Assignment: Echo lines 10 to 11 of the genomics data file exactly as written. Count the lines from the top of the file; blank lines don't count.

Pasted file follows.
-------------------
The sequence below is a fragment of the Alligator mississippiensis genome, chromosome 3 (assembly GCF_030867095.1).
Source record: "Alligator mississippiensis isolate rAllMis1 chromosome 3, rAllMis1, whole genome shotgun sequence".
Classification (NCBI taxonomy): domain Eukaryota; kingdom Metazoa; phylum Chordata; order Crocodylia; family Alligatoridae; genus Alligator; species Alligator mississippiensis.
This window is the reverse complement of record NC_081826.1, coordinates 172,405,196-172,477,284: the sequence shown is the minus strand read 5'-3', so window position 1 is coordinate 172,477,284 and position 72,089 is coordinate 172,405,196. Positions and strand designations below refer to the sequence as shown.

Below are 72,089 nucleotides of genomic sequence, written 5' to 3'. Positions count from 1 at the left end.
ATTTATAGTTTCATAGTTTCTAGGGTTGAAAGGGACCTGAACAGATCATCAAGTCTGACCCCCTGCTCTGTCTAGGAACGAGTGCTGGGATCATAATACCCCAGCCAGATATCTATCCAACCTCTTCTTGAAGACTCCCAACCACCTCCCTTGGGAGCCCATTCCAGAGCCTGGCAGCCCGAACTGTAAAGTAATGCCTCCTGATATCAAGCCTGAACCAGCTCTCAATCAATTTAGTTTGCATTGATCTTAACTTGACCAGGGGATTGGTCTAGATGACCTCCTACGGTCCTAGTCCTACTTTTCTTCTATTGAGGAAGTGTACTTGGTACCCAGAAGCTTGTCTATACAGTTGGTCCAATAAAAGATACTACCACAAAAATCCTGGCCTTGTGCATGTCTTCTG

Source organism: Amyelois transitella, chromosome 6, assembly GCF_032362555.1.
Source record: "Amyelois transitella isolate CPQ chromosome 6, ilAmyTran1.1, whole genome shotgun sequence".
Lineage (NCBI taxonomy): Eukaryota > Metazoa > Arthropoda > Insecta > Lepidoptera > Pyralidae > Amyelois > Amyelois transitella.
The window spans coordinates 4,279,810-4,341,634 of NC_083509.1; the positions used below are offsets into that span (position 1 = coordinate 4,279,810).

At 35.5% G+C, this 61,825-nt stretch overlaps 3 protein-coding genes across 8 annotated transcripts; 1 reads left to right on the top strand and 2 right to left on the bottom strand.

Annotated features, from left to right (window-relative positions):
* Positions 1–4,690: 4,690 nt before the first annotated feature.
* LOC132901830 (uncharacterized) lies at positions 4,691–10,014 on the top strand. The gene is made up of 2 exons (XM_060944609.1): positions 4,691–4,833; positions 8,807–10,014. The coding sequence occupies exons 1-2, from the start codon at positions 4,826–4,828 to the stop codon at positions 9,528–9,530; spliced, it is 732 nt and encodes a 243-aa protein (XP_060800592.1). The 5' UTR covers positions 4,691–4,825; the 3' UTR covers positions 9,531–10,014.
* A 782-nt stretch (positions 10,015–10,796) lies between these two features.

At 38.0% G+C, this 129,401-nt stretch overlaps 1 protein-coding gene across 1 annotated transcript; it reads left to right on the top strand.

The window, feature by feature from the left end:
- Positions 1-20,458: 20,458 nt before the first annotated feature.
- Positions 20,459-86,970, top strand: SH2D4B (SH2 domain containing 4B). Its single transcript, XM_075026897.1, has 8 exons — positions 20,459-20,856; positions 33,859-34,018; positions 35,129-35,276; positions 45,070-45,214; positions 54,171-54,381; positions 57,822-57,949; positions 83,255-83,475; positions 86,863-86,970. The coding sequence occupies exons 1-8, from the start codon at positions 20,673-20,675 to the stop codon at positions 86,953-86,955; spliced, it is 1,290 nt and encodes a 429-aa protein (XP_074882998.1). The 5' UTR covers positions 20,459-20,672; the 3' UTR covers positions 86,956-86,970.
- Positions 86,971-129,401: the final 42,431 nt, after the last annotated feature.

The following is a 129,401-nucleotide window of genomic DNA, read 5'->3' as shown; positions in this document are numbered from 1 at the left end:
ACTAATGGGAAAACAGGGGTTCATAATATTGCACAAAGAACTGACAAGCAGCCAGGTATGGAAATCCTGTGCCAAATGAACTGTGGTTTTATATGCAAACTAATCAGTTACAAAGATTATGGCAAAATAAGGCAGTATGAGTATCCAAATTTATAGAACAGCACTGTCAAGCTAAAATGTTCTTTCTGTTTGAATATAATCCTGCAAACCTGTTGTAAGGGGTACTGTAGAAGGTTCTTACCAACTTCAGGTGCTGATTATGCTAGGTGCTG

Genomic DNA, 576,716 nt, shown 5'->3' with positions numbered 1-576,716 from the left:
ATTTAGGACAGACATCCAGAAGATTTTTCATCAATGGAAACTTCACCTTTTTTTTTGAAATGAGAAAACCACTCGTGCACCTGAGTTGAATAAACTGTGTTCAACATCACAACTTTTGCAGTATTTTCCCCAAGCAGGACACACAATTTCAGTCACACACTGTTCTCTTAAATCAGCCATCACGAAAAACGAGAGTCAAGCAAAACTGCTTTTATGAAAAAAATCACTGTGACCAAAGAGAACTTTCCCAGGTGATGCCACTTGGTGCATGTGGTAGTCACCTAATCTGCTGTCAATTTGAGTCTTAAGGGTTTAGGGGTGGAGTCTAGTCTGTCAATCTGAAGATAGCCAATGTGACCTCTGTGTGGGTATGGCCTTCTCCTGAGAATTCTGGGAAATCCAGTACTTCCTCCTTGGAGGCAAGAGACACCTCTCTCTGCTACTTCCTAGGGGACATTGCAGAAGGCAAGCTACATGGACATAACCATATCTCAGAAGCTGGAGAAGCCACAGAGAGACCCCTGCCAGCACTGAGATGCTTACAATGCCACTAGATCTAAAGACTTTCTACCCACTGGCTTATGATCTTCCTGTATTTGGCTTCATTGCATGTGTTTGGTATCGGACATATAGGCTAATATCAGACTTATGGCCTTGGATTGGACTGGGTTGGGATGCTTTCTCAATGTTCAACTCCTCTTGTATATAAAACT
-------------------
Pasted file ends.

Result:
The window spans coordinates 4,279,810-4,341,634 of NC_083509.1; the positions used below are offsets into that span (position 1 = coordinate 4,279,810).

At 35.5% G+C, this 61,825-nt stretch overlaps 3 protein-coding genes across 8 annotated transcripts; 1 reads left to right on the top strand and 2 right to left on the bottom strand.